Susan Glaspell

Susan Glaspell

A Critical Biography

Book - 2000
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During her lifetime, playwright and novelist Susan Glaspell (1876-1948) was regarded as highly as Eugene O'Neill and Edith Wharton. Winner of the 1931 Pulitzer Prize for drama (for Alison's House ), she was cofounder of the Provincetown Players, the little theater that "discovered" O'Neill. Later, Glaspell was instrumental in introducing American drama to English audiences when her play The Verge was produced in London. Yet despite her many accomplishments, Glaspell is often overlooked in the standard histories of American theater. Now, Barbara Ozieblo returns this intriguing and important figure to the spotlight.

Ozieblo combines an engaging narrative of Glaspell's life with insightful analysis of her creative works. Rebelling early against the expectations imposed on women of her era, Glaspell grappled with the conflict between Victorian mores and feminist aspirations throughout her life. In Trifles , now recognized as a groundbreaking feminist drama, she explored the reasons for a woman's extreme response to her husband's demanding, authoritarian stance. Ozieblo also investigates Glaspell's relationship with dramatist George Cram Cook, exploring the scandal that surrounded their courtship and marriage as well as the life they led among the bohemians of Greenwich Village.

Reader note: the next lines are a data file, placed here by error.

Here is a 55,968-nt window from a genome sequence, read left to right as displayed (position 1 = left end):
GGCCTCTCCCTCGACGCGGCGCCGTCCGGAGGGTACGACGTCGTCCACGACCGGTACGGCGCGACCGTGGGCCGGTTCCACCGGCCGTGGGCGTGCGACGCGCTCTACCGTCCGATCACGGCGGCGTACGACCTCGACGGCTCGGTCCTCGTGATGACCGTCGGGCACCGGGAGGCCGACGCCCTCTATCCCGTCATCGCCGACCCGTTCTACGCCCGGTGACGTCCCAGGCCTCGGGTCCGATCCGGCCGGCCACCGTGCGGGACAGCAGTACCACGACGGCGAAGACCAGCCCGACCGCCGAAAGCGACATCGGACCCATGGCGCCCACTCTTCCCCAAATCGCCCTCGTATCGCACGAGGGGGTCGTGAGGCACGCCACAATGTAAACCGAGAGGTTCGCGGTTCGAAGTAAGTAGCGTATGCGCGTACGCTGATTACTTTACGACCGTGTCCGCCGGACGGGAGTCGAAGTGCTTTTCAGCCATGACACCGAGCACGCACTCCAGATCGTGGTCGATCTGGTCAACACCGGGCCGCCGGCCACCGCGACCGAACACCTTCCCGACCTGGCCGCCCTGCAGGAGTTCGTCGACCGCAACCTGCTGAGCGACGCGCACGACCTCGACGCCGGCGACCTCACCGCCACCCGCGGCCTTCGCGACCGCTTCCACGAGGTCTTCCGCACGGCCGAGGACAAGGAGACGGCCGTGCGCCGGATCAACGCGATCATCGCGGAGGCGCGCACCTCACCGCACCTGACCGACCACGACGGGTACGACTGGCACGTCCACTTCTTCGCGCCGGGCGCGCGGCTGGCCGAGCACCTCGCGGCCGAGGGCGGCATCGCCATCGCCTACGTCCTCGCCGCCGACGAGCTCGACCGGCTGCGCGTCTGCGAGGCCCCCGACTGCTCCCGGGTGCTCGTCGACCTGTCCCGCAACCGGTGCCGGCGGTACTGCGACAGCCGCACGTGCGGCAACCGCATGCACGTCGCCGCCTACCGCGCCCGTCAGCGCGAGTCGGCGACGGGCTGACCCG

Publisher: Chapel Hill : University of North Carolina Press, c2000
ISBN: 9780807848685
Characteristics: xiii, 345 p. : ports. ; 24 cm


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